The last time the world saw TJ Brodie sporting Toronto Maple Leafs threads, he was a pre-teen still living in Chatham, Ont., yet to make his mark in Saginaw, Barrie, or Calgary.
A clip of a young Brodie's snipe show has made the rounds on social media since he inked a four-year, $20-million deal with his home province's club. Joining Tim & Sid Tuesday to discuss his move to the Maple Leafs, Brodie reflected on the moment and the off-season that's brought him full circle.
— Sportsnet (@Sportsnet) October 10, 2020
"I was 11 back then — I think it was just a complete fluke that that happened," he said of his four-for-four target practice in front of the then-Air Canada Centre crowd. "But it was a great experience. It was pretty sweet to get to meet the NHL players at that age, and be that close to them, on the same ice."
After that first foray in front of the Maple Leafs faithful as a boy and plenty more over the years as a Calgary Flame, the next time the 30-year-old steps on Toronto ice, it'll be as a member for the home side. It's a move that wasn't wholly surprising for the hockey world given the team's original attempt to acquire the longtime Flame in a nixed Nazem Kadri trade.
Brodie said the call from GM Kyle Dubas and Co. wasn't much of a surprise for him, either.
"I thought there was a good chance of ending up in Toronto," he told Tim Micallef and Sid Seixeiro. "And I’m glad to join them — they’ve got a great team that’s skilled and fast, and I think it’ll be a lot of fun to play with them.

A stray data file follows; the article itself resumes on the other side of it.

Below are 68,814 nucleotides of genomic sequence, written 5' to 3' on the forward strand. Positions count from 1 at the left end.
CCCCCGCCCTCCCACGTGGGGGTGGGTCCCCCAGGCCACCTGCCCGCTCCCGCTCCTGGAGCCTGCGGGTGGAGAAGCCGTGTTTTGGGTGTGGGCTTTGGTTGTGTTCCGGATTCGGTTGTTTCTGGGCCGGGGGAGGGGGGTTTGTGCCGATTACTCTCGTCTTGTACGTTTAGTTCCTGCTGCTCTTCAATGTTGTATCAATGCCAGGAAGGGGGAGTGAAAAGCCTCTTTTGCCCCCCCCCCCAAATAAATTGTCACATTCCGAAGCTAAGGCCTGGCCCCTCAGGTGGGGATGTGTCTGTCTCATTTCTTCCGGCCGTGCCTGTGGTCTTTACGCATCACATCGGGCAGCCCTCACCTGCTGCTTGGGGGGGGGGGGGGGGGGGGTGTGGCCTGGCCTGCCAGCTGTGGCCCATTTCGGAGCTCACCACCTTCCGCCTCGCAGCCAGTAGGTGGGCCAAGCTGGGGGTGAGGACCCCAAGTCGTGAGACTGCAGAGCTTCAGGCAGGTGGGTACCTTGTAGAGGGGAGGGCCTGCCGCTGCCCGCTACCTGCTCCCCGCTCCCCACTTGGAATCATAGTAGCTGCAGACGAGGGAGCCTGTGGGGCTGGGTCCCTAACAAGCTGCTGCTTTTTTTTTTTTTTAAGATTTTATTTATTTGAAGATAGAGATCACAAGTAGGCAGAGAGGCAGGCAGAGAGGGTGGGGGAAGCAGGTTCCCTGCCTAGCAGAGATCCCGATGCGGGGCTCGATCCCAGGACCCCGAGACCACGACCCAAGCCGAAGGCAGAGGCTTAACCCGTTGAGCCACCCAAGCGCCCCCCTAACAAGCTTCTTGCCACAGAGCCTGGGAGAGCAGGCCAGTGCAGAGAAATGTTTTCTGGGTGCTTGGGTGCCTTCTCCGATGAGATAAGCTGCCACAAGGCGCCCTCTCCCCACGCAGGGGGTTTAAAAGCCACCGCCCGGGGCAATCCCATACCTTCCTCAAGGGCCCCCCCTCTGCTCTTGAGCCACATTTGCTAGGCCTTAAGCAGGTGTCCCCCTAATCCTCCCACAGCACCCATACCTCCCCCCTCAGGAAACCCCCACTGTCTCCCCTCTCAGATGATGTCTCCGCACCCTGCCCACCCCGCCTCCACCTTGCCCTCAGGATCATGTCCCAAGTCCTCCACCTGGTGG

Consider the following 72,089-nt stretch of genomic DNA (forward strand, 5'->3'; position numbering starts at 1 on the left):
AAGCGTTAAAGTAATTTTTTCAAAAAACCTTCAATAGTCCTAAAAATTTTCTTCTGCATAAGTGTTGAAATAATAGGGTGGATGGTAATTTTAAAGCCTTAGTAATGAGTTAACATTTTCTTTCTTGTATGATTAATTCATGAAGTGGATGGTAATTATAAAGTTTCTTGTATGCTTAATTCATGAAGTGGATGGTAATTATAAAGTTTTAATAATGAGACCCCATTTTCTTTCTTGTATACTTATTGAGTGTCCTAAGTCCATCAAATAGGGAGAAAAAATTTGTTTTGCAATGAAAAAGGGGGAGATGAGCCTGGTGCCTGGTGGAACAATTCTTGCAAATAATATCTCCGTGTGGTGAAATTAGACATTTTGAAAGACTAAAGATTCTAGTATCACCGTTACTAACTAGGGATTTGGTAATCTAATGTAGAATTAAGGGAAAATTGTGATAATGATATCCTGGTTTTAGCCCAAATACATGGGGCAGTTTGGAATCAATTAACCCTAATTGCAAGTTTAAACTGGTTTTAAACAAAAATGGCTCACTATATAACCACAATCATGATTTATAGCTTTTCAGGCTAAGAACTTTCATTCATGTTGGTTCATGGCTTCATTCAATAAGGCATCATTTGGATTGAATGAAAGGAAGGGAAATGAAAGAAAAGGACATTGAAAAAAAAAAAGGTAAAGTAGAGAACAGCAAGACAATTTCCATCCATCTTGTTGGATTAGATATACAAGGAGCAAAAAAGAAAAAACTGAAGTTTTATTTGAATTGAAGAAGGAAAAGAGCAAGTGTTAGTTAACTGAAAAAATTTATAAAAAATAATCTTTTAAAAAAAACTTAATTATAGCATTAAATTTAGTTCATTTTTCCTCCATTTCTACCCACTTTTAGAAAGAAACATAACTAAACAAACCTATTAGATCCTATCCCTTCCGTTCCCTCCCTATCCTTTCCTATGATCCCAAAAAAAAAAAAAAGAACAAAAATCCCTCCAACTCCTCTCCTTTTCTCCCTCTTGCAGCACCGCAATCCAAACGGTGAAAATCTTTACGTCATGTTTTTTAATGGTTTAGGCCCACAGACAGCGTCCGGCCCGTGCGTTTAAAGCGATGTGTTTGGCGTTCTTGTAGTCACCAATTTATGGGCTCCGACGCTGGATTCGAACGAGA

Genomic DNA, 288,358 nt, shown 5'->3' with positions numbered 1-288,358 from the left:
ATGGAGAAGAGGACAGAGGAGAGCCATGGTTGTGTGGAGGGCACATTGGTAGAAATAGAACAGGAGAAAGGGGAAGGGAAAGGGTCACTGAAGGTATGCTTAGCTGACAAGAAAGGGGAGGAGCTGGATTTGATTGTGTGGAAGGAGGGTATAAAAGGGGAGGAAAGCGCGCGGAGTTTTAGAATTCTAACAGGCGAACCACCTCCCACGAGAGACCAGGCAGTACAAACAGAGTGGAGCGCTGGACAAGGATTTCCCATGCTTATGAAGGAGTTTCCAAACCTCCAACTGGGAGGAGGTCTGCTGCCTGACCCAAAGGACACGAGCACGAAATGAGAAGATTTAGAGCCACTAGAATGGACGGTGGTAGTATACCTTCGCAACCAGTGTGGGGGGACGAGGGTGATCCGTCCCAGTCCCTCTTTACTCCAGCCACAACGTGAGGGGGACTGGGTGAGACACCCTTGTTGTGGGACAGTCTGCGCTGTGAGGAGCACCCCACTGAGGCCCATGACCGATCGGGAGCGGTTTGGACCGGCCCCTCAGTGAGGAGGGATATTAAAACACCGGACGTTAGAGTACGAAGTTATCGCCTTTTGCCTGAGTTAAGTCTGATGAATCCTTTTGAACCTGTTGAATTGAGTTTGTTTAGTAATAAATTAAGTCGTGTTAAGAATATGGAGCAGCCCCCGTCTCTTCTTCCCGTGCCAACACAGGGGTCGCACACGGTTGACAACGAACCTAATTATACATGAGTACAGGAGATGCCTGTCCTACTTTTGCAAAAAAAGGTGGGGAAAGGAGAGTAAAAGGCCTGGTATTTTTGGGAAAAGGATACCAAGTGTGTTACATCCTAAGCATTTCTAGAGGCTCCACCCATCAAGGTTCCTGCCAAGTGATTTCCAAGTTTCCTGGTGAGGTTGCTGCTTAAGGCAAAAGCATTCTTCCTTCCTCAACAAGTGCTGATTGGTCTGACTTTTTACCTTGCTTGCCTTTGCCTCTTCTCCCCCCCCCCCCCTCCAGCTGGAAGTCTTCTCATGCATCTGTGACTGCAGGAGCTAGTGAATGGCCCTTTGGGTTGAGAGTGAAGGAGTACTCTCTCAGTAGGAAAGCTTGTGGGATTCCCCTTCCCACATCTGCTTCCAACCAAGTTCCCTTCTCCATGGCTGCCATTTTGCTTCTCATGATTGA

"... I was hoping to go wherever they wanted me. I’m just grateful to be able to play, and I’m definitely happy to be in Toronto."
Though that first spin in Toronto came in a number-less jersey, Brodie revealed the digits that'll adorn his sweater when he eventually dons the real thing: No. 78, making him the first Leaf to ever wear the number.
"I wanted to stick with the 7," he explained. "I was 79 in junior, so I didn’t really want to be that again. ... It’s a number that I can’t really think of many guys that have worn it. I’m not really too particular on what number I am. I’ve always just gone with what’s available, and I thought I’d just change it up."
While many a prognosticator assumes Brodie will line up alongside Morgan Rielly, providing some balance for the team's No. 1 option on the back end, the new Leaf said a top-pairing assignment wasn't a prerequisite to him signing on in Toronto.
"I didn’t really ask," he said of whether he and the Maple Leafs brass discussed the possibility of him playing alongside Rielly. "I knew there was a good chance of playing top four, and for me, that’s good enough. No matter who I’m playing with, I’m going to do the best I can for the team, and try to make everyone better."
As for how his game will allow him to do so, Brodie highlighted his tenure as a key puck-mover in Calgary as a blueprint for what Maple Leafs fans can expect from him in Toronto.
The approach certainly worked well with the Flames — while Brodie reached double-digits in goals only once in Calgary, his ability to connect with the club's scorers allowed him to top the 30-point plateau six times in his 10 years there, finishing with 40 points twice and a career-best 45 in 70 games back in 2015-16.
"I just want to get the puck in the forwards’ hands as quick as I can," he said, "and let them get to work with their skill."
Listen to the entire interview with TJ Brodie on Tim & Sid via the audio clip embedded in this post.